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As with armyworms, cutworms leave small, 1- to 2-inch-wide patches of brown grass in newly seeded and established lawns; the plants are eaten off at soil level.

The larvae of cutworms are plump, smooth, and almost always curl up when disturbed. They can be various colors but are most often gray, brown, or black; some are spotted or striped. They often grow to 2 inches long. The moths are dark and fly at night.

Moths lay their eggs in late summer, and after hatching, cutworm larvae overwinter in trash and clumps of grass. Larvae resume feeding early in spring (and only at night). They mature into moths in July or August.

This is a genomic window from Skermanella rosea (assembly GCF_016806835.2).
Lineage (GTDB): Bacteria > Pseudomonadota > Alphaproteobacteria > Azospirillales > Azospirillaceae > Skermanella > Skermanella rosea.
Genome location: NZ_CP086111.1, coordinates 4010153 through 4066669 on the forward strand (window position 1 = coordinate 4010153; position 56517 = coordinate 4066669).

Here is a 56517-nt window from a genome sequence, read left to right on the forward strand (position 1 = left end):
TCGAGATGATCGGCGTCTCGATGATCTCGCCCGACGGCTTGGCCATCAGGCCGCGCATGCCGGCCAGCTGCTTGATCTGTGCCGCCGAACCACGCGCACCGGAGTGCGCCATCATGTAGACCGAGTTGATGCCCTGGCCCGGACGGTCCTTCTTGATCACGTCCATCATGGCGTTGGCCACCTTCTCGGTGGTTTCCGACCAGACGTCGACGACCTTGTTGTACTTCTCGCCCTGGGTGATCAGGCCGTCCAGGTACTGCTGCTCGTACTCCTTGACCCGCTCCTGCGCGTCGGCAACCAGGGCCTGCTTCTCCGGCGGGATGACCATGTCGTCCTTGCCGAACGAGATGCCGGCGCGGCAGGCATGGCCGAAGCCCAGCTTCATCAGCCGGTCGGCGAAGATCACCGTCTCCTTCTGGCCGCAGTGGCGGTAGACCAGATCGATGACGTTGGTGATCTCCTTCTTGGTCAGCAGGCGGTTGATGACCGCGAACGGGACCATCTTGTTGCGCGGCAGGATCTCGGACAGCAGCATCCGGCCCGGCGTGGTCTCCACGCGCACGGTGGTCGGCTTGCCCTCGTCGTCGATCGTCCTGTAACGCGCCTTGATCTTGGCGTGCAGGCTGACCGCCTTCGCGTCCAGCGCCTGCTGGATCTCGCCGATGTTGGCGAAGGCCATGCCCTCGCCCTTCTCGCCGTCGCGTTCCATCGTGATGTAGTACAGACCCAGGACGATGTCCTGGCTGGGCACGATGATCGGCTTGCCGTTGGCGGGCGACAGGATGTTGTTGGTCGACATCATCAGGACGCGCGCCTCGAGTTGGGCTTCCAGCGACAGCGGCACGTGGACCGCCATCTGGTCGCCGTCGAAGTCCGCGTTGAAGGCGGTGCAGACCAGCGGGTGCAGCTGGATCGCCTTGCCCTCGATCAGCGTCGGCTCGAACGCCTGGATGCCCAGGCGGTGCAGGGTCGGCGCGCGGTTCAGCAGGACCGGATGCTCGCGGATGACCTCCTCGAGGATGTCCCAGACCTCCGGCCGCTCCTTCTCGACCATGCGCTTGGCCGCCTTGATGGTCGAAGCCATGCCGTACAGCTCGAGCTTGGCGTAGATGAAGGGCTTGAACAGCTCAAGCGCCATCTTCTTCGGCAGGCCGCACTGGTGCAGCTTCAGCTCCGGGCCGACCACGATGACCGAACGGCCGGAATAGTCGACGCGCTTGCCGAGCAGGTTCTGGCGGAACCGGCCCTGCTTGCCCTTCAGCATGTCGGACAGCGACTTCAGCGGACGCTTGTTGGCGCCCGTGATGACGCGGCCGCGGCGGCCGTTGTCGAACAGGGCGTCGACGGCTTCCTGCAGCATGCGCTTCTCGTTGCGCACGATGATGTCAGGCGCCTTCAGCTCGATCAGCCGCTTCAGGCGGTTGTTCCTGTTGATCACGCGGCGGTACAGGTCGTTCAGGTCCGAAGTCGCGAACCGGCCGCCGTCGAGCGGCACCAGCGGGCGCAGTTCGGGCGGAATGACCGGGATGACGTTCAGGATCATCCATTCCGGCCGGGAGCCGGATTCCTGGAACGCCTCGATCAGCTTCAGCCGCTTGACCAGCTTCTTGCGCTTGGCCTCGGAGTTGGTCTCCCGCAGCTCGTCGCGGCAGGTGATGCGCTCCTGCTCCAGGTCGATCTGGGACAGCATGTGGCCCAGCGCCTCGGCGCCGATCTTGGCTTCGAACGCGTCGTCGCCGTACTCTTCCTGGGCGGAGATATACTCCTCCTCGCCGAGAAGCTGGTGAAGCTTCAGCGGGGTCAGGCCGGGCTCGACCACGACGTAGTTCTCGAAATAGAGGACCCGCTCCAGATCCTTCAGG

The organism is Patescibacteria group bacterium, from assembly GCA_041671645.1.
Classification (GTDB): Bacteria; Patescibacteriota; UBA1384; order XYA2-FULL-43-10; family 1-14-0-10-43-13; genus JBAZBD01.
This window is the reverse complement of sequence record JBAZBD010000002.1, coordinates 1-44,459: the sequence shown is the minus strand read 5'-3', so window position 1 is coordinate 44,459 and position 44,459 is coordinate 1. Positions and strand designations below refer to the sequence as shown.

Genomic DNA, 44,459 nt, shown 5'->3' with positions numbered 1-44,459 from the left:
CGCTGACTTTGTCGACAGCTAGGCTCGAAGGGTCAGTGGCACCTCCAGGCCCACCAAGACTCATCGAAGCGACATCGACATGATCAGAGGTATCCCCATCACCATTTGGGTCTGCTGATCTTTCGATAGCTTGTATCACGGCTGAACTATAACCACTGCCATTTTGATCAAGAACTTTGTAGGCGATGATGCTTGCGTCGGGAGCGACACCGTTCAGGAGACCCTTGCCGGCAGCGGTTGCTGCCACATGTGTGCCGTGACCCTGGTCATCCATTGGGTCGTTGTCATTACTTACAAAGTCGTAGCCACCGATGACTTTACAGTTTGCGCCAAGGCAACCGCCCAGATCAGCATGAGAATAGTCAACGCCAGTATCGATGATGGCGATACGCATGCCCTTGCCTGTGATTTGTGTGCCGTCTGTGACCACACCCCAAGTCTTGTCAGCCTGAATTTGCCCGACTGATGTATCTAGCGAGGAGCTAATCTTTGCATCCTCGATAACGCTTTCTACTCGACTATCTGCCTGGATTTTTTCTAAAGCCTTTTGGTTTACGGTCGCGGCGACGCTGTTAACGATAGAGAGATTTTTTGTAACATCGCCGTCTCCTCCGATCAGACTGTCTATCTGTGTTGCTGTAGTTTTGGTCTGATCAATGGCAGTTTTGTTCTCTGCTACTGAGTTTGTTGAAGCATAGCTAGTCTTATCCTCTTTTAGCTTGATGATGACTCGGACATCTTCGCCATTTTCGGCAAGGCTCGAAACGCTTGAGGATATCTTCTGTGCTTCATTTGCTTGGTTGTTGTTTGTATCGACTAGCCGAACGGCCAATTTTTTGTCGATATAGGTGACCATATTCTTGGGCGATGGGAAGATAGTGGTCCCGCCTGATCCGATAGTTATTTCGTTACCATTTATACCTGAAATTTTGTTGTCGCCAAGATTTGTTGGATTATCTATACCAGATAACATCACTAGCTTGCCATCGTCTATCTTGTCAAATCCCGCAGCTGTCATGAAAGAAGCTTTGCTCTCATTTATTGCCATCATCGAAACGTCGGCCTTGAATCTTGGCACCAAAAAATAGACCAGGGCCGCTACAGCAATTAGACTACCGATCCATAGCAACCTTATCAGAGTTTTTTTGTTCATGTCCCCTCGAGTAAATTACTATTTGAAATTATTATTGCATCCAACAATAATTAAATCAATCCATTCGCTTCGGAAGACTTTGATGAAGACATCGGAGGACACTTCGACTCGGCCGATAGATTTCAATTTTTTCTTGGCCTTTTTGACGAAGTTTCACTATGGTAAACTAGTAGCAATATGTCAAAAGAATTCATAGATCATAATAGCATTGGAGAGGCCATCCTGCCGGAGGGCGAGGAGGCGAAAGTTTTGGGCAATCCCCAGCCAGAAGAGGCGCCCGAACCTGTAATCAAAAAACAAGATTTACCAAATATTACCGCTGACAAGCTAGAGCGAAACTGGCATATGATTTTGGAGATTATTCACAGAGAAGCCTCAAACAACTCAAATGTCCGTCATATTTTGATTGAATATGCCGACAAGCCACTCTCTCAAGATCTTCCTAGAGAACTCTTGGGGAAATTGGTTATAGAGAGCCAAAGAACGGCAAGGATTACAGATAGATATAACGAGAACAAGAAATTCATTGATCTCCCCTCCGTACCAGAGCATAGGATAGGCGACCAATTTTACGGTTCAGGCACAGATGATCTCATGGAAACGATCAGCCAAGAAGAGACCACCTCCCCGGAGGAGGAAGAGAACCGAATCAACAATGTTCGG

Use the pyrethrum test (listed below), to determine how pervasive these insects are. If you find more than 10 larvae per square foot, it's time to act. Cutworms don't seriously damage grass unless there is a severe infestation. More damage may be done by birds scratching at the turf to feed on the larvae

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